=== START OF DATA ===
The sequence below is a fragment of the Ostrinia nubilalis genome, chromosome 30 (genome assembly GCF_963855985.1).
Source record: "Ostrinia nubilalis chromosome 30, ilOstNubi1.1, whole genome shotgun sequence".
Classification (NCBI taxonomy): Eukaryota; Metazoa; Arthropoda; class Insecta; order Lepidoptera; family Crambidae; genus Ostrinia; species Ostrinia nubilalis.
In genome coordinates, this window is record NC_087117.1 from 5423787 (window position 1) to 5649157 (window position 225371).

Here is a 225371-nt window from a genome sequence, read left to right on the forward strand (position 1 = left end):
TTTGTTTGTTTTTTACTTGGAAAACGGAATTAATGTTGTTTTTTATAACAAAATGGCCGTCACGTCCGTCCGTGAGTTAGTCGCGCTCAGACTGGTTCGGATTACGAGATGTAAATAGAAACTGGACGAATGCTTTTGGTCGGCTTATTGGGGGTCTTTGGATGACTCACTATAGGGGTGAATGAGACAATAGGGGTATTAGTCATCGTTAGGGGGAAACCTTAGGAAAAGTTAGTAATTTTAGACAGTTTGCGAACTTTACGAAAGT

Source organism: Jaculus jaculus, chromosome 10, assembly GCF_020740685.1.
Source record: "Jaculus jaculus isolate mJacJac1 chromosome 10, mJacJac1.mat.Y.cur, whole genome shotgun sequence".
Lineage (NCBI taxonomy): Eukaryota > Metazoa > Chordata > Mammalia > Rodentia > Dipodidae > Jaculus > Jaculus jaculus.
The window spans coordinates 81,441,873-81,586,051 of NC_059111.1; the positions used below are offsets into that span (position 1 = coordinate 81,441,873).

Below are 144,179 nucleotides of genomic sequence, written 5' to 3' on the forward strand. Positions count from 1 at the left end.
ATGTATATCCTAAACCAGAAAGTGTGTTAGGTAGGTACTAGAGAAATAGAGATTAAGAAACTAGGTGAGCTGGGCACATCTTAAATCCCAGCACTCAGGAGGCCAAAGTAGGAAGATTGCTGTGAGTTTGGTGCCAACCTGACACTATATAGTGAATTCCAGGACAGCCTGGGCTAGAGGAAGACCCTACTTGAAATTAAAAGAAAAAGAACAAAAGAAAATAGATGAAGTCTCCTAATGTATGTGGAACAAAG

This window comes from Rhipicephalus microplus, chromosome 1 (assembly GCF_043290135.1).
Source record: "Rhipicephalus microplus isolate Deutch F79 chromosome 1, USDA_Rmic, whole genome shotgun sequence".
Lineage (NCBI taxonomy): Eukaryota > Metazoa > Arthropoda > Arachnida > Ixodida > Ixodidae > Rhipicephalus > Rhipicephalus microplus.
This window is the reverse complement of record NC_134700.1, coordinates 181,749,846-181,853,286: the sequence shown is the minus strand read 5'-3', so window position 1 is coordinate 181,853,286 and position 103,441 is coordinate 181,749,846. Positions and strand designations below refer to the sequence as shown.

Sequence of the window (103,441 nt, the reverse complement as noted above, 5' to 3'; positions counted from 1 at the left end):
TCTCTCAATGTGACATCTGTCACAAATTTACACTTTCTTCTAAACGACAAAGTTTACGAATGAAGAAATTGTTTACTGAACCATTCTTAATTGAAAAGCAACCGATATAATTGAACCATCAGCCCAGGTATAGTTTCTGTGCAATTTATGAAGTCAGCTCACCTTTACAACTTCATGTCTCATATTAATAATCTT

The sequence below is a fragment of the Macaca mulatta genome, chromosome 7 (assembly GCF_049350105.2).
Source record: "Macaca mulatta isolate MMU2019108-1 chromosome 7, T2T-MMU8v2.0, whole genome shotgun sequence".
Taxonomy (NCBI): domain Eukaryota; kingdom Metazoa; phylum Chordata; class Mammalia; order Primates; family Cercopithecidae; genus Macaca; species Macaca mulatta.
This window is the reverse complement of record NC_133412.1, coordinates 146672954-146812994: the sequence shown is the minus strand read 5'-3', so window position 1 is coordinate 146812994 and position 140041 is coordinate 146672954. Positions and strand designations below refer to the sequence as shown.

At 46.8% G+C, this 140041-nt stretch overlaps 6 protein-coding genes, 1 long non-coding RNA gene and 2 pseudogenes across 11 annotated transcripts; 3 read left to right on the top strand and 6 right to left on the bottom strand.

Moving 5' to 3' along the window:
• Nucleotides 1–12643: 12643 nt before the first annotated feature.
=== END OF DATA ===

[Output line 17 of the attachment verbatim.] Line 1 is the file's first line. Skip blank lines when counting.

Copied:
Sequence of the window (103,441 nt, the reverse complement as noted above, 5' to 3'; positions counted from 1 at the left end):